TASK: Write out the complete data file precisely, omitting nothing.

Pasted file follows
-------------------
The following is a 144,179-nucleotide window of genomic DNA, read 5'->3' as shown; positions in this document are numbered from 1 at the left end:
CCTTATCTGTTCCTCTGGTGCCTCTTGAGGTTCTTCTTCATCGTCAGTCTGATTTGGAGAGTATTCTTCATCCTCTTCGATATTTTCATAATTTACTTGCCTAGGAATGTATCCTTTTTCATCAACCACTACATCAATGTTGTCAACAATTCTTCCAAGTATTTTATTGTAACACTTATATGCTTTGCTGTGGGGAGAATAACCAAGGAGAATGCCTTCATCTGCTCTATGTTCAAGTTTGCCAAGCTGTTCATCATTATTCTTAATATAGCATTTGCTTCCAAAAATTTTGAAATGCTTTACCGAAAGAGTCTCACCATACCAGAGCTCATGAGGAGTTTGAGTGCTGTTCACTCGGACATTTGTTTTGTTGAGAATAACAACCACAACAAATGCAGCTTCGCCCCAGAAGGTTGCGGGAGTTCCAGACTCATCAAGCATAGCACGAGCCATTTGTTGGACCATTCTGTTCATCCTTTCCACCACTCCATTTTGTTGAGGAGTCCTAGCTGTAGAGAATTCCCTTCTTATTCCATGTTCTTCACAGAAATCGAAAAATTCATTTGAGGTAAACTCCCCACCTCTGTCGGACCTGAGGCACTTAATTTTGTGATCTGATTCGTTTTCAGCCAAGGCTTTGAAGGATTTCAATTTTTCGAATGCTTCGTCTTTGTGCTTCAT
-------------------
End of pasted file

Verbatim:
The following is a 144,179-nucleotide window of genomic DNA, read 5'->3' as shown; positions in this document are numbered from 1 at the left end:
CCTTATCTGTTCCTCTGGTGCCTCTTGAGGTTCTTCTTCATCGTCAGTCTGATTTGGAGAGTATTCTTCATCCTCTTCGATATTTTCATAATTTACTTGCCTAGGAATGTATCCTTTTTCATCAACCACTACATCAATGTTGTCAACAATTCTTCCAAGTATTTTATTGTAACACTTATATGCTTTGCTGTGGGGAGAATAACCAAGGAGAATGCCTTCATCTGCTCTATGTTCAAGTTTGCCAAGCTGTTCATCATTATTCTTAATATAGCATTTGCTTCCAAAAATTTTGAAATGCTTTACCGAAAGAGTCTCACCATACCAGAGCTCATGAGGAGTTTGAGTGCTGTTCACTCGGACATTTGTTTTGTTGAGAATAACAACCACAACAAATGCAGCTTCGCCCCAGAAGGTTGCGGGAGTTCCAGACTCATCAAGCATAGCACGAGCCATTTGTTGGACCATTCTGTTCATCCTTTCCACCACTCCATTTTGTTGAGGAGTCCTAGCTGTAGAGAATTCCCTTCTTATTCCATGTTCTTCACAGAAATCGAAAAATTCATTTGAGGTAAACTCCCCACCTCTGTCGGACCTGAGGCACTTAATTTTGTGATCTGATTCGTTTTCAGCCAAGGCTTTGAAGGATTTCAATTTTTCGAATGCTTCGTCTTTGTGCTTCAT